The baby-boomers’ stuffberg is creating a crisis of storage
The edge of the city is often where changes in society are seen earliest and soonest. Space is less expensive, and less cherished, than in the town or the country, so it can be more flexible. The bumps and shifts beneath the surface show through there before anywhere else.
In George Orwell’s under-appreciated 1939 novel Coming Up For Air, the western fringe of London is used to show the changing face of the country as a whole. The narrator is seeking the deserted semi-rural idyll that he remembers from the turn of the century. But it is gone, replaced with suburbs and light industry, advertising and swimming pools. A new world has arisen, sweeping away the Edwardian age, and – barring destruction in the war that casts its shadow over the book – the rest of the country will soon follow.
Journey along Western Avenue today, and you’ll see another new world, one that sits on the fringes of any large British city. It often makes use of buildings erected for the 1930s consumer manufacturing that features in Coming Up For Air, or the blander distro sheds of later economic shifts. Here, at least, is one area where we lead Europe: the booming self-storage industry. According to the Self-Storage Association’s latest annual report, the UK accounts for almost half of Europe’s total self-storage capacity, with 22 facilities per million population. The industry is growing faster here than anywhere else, adding 1.7 million ft2 of space in 2016. And it’s no surprise that it catches the driver’s eye – roadside visibility is its main form of advertising.
The UK’s demographic profile resembles an anaconda swallowing a piglet
What’s behind the self-storage boom? The fact that British homes are small and getting smaller is surely no coincidence. In this respect self-storage begins to look like another hidden cost of the housing crisis, further undermining the evergreen idea that micro-housing might be some kind of solution.
But there must also be a social explanation, based on the way the population is changing and ageing. The UK’s demographic profile resembles an anaconda swallowing a piglet. The distinct bulge that the country is slowly digesting comprises the baby boomers, the generation born in the years immediately following the Second World War, whose passage into retirement is one of the strongest currents stirring our society and politics. And the Boomer Twilight has material and spatial consequences. Not only is this generation more numerous than the ones born before and after, it is also considerably richer, and enjoyed postwar consumer society to its fullest extent. Put more plainly, it acquired an awful lot of things, a great historical wave of possessions that is now poised over the heads of its children and grandchildren. Those things are also often quite durable, at least in comparison to the Ikea furniture and short-lived gadgetry that Millennials live with.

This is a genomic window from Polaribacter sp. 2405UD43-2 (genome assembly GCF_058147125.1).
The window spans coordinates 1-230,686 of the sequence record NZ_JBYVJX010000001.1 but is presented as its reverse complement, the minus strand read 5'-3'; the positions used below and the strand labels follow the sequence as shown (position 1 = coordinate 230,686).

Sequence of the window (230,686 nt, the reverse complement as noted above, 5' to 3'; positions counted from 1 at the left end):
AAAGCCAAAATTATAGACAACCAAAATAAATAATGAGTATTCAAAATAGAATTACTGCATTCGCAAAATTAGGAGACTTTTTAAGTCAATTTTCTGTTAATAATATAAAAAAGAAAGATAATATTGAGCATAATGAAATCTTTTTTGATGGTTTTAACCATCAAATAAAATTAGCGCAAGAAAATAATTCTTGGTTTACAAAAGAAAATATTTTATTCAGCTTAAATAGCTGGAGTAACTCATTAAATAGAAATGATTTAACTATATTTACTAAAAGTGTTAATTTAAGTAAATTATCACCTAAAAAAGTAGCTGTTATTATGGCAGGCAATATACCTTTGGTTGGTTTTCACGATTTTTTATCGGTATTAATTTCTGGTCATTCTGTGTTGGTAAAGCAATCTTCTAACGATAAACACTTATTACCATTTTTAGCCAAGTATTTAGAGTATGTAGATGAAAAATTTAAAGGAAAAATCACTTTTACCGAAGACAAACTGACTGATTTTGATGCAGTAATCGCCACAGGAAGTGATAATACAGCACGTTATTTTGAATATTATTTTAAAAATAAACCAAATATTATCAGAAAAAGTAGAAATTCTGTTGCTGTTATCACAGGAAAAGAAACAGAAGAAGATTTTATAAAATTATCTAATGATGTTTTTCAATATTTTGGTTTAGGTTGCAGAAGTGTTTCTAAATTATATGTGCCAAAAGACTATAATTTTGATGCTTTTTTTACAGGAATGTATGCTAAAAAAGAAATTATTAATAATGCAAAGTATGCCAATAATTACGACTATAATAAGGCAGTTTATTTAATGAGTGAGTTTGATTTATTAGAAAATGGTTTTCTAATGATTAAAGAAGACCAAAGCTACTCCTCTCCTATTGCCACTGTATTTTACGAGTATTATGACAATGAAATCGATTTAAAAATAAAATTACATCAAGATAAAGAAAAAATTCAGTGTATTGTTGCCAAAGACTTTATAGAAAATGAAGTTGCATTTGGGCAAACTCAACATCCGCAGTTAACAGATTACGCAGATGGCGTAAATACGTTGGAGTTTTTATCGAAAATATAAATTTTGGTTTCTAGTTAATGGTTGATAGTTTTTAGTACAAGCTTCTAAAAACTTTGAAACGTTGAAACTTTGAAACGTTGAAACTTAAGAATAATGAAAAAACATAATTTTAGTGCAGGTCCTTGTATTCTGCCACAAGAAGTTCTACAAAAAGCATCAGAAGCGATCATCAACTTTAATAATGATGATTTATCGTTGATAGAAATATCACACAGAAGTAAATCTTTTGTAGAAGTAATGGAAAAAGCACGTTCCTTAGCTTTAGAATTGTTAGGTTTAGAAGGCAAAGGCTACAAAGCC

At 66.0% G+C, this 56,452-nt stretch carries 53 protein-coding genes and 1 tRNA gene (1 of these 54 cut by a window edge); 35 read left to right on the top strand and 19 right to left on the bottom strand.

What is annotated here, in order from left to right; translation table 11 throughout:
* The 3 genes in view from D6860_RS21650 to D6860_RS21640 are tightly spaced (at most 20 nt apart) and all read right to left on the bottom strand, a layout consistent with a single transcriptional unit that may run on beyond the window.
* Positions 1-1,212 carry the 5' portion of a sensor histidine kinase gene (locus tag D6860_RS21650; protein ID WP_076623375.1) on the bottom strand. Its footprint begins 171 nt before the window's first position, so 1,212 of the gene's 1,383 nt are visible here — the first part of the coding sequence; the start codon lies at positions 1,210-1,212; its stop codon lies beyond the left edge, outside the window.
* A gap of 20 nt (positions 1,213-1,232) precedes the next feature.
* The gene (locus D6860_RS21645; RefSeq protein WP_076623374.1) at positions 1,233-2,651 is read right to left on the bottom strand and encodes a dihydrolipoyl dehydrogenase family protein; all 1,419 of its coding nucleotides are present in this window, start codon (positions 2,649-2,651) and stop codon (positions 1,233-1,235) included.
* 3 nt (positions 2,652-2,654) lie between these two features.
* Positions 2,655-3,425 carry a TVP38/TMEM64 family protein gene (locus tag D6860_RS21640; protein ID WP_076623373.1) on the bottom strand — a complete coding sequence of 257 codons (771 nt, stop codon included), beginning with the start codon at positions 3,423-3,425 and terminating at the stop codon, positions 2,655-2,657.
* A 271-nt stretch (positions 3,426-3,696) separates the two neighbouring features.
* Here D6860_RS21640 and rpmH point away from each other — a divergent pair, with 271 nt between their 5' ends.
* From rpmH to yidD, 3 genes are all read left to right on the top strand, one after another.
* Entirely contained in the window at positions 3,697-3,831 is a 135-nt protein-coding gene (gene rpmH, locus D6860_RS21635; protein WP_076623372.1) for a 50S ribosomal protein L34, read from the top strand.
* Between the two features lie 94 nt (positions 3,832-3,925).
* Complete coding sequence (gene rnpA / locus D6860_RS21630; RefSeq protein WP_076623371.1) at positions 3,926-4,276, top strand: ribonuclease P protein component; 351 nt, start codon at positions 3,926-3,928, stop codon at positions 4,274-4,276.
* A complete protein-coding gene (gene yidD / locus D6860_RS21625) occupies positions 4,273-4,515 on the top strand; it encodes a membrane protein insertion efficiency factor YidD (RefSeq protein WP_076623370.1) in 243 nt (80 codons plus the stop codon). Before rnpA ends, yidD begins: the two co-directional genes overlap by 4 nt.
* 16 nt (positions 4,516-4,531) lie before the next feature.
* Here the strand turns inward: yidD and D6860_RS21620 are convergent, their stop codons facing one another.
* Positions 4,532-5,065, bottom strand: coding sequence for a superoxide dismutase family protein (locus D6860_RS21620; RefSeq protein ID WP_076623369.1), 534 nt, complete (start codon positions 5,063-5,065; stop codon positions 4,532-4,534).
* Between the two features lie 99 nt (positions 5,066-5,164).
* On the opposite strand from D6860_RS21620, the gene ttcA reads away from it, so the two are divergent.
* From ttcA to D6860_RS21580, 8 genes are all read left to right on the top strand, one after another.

I’ve been experiencing this phenomenon first hand all year. In the spring, my grandmother passed away, and ever since my family has been dealing with the emotionally delicate job of clearing a home that has been with us for 90 years and four generations. At the same time, my retired parents have decided to downsize into a smaller house. Asked about the logistical questions involved, my mother said ‘we’ll just get a storage unit’, gladdening the heart of the SSAUK.
Whether it’s in our own home or reshaping our urban hinterlands, the Boomer Stuffberg looms for us all. Architects may find this a profitable moment to consider the problem of the boxplexes on the bypass. After a decade of ‘visionary’ proposals for shipping container housing, we may find that the best use of containers is containing things, not people.
Will Wiles is a journalist and author
So far, my folks have not hired a storage unit – they have been unexpectedly ruthless. What of my writing desk, where I decided that writing was how I wanted to waste my life? (This piece is brought to you, as they all are, from a sheet of MDF supported by a filing cabinet and an Ikea trestle.) ‘The movers said it had woodworm,’ my mother said, bluntly. Nevertheless, I persisted. No good: ‘It’s been left outside ever since.’ I suspected foul play, but the body had disappeared long before I was on the scene to perform an independent post mortem. Anyway, it’s for the best. Where would I put it?